• Experience required: You should have done most of the tasks of the job advertised. However, the exact amount of experience they want is sometimes negotiable. And remember that your experience can be in a particular field or position, or you might have more general experience or transferable skills that you can apply to the specific job advertised.
  • Will train: It’s fine if you don’t have direct experience. In some cases — rare, but it happens — companies want people without experience, so they won’t have to unlearn the ways of a previous employer.

Senior-, junior- or entry-level?

Entry-level jobs require the least experience and are open to candidates just out of school. You should have a few years of experience for a junior-level position, and you must be highly proficient with more than five years of experience, generally, for a senior-level role.

Sometimes the level is implied but not stated in the title itself. For example, "senior administrative assistant" (senior) will require more experience than "administrative assistant," (junior) which will require more experience than "receptionist" (entry level).

Also consider the size of the company. A senior position in a large firm may require decades of experience; in a small company a few years may be adequate.

Knowledge and proficiency

  • Working knowledge of: This means that you should be familiar with the topic, tool, technique or software, but it’s not necessary that you’ve used them.
  • Proficient in: You have handled certain tasks and tools in the past, but may not know the finer points. If you have a year of hands-on experience, that should be enough.
  • Command of: You are so experienced with a task, skill or software that you could teach others how it works.

Personal qualities

Phrases that seem like meaningless jargon are actually ways of finding intangible personal qualities. Some examples:

  • Highly motivated: They want to be sure you have passion and commitment for the job and you’re not applying just for a paycheck.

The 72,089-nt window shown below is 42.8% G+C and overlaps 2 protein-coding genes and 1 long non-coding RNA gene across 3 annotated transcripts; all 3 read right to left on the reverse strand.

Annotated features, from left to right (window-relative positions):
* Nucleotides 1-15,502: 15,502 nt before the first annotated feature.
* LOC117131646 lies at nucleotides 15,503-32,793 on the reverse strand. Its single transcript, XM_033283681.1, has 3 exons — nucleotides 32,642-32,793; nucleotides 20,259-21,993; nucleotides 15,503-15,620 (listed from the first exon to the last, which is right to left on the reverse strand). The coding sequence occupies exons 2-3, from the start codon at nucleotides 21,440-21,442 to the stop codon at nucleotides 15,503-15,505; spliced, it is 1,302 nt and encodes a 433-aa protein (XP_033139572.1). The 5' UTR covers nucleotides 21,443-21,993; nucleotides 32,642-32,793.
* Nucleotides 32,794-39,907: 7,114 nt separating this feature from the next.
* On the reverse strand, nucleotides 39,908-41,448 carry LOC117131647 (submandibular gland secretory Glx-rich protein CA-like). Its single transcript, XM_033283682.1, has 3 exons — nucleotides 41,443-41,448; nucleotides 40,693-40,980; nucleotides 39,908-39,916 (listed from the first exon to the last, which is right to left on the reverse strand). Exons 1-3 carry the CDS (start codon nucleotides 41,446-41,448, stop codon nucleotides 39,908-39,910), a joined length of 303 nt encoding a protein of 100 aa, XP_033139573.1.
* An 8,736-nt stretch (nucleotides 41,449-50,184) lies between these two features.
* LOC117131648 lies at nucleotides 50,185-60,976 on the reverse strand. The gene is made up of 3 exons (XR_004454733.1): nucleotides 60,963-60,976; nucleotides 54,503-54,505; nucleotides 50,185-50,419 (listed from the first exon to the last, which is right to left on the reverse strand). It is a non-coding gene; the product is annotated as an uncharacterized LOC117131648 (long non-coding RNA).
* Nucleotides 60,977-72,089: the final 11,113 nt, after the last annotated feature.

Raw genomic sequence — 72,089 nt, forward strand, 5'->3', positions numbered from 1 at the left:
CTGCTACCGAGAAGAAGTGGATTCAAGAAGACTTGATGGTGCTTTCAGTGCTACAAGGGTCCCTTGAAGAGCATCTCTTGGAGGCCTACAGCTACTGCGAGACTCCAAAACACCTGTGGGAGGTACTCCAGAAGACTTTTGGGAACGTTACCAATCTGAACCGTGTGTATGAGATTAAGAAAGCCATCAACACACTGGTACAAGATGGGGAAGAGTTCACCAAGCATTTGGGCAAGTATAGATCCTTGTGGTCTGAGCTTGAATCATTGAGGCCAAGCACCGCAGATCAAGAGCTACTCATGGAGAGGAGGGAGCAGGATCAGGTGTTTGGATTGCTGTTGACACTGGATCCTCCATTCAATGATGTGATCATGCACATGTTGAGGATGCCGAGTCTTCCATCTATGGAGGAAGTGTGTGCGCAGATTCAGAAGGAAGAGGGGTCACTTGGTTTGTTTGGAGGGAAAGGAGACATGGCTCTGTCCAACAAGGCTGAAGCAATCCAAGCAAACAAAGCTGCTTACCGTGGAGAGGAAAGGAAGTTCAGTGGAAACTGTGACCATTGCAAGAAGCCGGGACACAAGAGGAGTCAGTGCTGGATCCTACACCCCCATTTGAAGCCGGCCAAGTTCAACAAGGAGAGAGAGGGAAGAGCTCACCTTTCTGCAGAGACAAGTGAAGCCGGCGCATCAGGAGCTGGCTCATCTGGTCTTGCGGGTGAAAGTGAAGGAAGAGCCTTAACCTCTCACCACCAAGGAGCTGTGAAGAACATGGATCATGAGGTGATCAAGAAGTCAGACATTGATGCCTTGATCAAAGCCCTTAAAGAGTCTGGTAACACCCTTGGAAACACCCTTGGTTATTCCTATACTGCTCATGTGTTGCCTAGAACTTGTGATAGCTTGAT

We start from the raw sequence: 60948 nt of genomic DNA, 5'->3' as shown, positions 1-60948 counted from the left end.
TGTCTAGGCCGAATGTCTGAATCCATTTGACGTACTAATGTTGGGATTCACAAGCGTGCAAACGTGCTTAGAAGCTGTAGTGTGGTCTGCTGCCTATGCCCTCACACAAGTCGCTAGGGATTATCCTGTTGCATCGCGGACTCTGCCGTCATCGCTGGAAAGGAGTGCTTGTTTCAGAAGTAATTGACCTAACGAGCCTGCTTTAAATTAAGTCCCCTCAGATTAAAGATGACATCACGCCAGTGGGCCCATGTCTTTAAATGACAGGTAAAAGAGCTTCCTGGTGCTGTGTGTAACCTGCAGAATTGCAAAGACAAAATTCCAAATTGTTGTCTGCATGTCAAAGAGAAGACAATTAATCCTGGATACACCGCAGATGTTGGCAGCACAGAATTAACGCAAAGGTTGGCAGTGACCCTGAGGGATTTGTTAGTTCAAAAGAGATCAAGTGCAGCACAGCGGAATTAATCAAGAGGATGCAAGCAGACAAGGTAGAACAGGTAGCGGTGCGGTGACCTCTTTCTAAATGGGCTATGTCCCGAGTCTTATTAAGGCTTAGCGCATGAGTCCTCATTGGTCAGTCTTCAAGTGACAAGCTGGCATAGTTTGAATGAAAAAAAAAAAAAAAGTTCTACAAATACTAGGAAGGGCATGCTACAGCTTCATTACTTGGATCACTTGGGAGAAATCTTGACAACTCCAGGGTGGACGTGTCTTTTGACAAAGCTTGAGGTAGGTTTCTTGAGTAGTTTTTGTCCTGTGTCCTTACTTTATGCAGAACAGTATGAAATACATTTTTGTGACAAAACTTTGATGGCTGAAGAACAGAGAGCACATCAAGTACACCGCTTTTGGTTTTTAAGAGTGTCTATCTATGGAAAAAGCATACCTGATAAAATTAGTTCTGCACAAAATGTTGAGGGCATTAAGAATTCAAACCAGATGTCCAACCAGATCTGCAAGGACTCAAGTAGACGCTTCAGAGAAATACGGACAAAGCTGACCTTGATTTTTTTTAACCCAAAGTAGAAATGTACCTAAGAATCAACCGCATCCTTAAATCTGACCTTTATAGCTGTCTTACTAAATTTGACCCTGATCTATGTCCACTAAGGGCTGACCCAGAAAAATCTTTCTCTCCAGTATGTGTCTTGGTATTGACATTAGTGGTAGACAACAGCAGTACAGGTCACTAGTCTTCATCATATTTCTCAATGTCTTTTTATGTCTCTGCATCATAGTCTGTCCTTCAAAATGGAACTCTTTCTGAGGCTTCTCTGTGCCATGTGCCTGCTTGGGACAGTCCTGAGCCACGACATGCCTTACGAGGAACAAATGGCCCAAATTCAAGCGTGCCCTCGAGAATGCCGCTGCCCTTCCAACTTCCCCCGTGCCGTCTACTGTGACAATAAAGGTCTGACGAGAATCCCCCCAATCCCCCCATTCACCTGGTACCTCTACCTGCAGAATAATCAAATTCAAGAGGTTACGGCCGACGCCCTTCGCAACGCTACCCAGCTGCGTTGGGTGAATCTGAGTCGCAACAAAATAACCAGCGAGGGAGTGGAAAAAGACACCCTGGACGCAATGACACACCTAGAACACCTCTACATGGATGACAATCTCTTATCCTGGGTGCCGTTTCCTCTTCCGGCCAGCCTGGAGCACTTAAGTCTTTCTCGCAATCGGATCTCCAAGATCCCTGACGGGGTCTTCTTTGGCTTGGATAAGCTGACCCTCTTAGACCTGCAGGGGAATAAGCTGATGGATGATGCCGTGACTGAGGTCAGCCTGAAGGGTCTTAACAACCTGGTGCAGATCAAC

• Team player and/or good interpersonal skills: They want to know if you work well with others, even if your job requires working independently. Being able to collaborate when necessary is important for most jobs.
  • Works well under pressure: They want to make sure you won’t flip out if your deadline is pushed up a day or two.
  • Thinks outside of the box: They want you to have some original and innovative ideas. Then again, they don’t want a loose cannon; teamwork almost always takes precedence over genius, no matter what the want ads say.

Be specific in your own résumé.

As confusing as want ads can be for job candidates, résumés can be just as confusing for employers, according to Hassan Akmal, director of career services for DeVry University in Sherman Oaks, Palmdale and Oxnard, California. Akmal recommends working with a counselor who will help you use the terms correctly on your résumé. "You don’t want to mislead a hiring manager by inflating your skills. For example, don’t say you are experienced in a language when you only know a few words."

Should you apply?

Most career counselors recommend applying even when you don’t fit all the criteria. "With so many applicants today, if a company demands a certain number of years of experience, they will find many [candidates] to choose from, but sometimes they will choose a candidate with less experience who shines in other ways," Akmal says.

Jenna Gausman, a career counselor at Santa Monica College, says it’s okay to apply for a position that is one step higher or one step lower than your level of experience. "You never know if the organization might just have the opportunity to bring someone up to speed if you don’t have all the experience they want. Putting time into a really good cover letter as to why you are ready for the next step will help the candidate land an interview."

from MONROE COUNTY DHS Weekly Employment Bulletin – 13June2011